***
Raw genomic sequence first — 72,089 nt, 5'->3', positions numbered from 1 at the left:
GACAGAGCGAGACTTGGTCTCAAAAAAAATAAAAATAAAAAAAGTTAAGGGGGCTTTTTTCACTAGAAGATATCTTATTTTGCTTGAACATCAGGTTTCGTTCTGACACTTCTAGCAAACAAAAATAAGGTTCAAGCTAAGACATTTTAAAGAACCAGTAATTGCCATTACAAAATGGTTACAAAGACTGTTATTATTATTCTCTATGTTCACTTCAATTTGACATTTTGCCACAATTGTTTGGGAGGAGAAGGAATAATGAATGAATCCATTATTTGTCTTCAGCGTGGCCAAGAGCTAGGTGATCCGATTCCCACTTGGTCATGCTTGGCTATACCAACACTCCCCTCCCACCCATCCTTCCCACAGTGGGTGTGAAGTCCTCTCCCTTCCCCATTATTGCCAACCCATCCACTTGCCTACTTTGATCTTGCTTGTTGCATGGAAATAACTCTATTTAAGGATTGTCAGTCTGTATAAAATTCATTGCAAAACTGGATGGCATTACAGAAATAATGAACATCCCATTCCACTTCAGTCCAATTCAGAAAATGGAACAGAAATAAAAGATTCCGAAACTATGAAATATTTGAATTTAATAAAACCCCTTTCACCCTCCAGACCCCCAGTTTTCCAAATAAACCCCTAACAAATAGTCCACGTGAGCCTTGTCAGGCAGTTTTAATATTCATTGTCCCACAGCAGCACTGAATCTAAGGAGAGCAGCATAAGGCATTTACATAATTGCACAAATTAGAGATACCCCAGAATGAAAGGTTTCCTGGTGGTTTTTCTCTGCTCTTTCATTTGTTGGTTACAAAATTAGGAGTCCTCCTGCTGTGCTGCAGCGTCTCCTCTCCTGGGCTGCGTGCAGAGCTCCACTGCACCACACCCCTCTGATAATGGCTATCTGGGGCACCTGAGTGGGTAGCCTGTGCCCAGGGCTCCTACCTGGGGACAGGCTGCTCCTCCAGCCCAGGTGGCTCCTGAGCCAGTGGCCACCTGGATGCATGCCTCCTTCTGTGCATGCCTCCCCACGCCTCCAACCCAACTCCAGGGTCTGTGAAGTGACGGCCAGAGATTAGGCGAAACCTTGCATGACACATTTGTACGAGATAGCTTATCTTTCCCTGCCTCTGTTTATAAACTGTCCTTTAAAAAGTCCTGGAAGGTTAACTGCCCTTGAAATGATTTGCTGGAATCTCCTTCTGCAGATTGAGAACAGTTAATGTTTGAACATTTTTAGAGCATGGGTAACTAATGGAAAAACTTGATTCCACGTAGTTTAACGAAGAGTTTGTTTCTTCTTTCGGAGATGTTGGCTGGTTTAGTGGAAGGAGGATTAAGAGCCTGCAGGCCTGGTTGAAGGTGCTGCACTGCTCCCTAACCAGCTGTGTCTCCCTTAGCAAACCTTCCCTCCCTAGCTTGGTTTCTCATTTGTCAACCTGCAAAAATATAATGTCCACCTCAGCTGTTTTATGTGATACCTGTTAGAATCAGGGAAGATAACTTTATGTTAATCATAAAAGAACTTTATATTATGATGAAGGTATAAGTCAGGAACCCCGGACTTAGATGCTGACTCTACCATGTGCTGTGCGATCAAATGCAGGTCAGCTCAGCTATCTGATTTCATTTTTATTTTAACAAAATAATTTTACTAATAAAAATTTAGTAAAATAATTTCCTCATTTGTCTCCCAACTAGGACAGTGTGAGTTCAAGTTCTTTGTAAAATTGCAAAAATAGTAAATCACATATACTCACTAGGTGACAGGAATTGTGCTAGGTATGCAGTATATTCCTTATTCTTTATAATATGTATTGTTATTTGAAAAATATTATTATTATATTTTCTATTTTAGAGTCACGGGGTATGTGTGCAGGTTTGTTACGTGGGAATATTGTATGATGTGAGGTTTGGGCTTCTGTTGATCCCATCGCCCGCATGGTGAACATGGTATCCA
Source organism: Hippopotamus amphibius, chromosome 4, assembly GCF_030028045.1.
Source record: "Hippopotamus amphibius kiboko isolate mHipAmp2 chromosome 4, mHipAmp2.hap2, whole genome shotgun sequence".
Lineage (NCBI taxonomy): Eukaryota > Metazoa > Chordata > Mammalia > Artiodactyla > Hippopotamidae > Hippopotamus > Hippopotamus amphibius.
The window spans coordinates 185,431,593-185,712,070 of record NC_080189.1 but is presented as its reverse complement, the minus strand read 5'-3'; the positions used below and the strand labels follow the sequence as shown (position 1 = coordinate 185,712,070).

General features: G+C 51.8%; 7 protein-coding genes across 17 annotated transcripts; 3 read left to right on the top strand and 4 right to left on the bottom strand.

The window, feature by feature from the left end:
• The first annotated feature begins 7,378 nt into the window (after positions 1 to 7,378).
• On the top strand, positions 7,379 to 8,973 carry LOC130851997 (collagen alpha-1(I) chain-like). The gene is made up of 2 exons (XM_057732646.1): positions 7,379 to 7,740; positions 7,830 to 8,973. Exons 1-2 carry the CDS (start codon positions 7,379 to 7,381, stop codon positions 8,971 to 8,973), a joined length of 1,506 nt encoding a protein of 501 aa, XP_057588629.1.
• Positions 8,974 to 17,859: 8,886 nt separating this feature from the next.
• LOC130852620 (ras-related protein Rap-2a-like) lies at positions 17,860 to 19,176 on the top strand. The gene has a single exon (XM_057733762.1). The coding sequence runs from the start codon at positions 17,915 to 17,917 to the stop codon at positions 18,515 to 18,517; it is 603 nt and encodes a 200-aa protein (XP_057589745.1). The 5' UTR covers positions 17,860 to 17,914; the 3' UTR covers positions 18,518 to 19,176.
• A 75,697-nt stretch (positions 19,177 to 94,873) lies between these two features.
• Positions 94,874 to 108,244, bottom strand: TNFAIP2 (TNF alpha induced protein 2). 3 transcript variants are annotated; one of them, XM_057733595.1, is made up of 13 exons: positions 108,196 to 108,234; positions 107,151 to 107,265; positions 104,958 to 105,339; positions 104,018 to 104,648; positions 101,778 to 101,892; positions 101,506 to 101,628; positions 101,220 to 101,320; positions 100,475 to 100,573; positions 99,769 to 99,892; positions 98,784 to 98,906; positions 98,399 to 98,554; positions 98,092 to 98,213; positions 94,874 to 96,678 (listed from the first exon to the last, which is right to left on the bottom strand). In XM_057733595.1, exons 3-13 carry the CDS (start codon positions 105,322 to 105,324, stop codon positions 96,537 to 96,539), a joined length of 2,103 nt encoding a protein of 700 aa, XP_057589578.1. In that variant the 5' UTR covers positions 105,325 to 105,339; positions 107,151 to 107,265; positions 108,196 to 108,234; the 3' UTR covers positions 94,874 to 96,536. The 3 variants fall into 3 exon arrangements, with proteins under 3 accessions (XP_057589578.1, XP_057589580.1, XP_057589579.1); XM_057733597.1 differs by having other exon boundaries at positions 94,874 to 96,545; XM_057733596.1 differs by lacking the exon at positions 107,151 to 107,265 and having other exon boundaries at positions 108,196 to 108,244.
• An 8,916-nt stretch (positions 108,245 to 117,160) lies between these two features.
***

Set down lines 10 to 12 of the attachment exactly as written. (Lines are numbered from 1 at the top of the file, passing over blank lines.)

• On the top strand, positions 7,379 to 8,973 carry LOC130851997 (collagen alpha-1(I) chain-like). The gene is made up of 2 exons (XM_057732646.1): positions 7,379 to 7,740; positions 7,830 to 8,973. Exons 1-2 carry the CDS (start codon positions 7,379 to 7,381, stop codon positions 8,971 to 8,973), a joined length of 1,506 nt encoding a protein of 501 aa, XP_057588629.1.
• Positions 8,974 to 17,859: 8,886 nt separating this feature from the next.
• LOC130852620 (ras-related protein Rap-2a-like) lies at positions 17,860 to 19,176 on the top strand. The gene has a single exon (XM_057733762.1). The coding sequence runs from the start codon at positions 17,915 to 17,917 to the stop codon at positions 18,515 to 18,517; it is 603 nt and encodes a 200-aa protein (XP_057589745.1). The 5' UTR covers positions 17,860 to 17,914; the 3' UTR covers positions 18,518 to 19,176.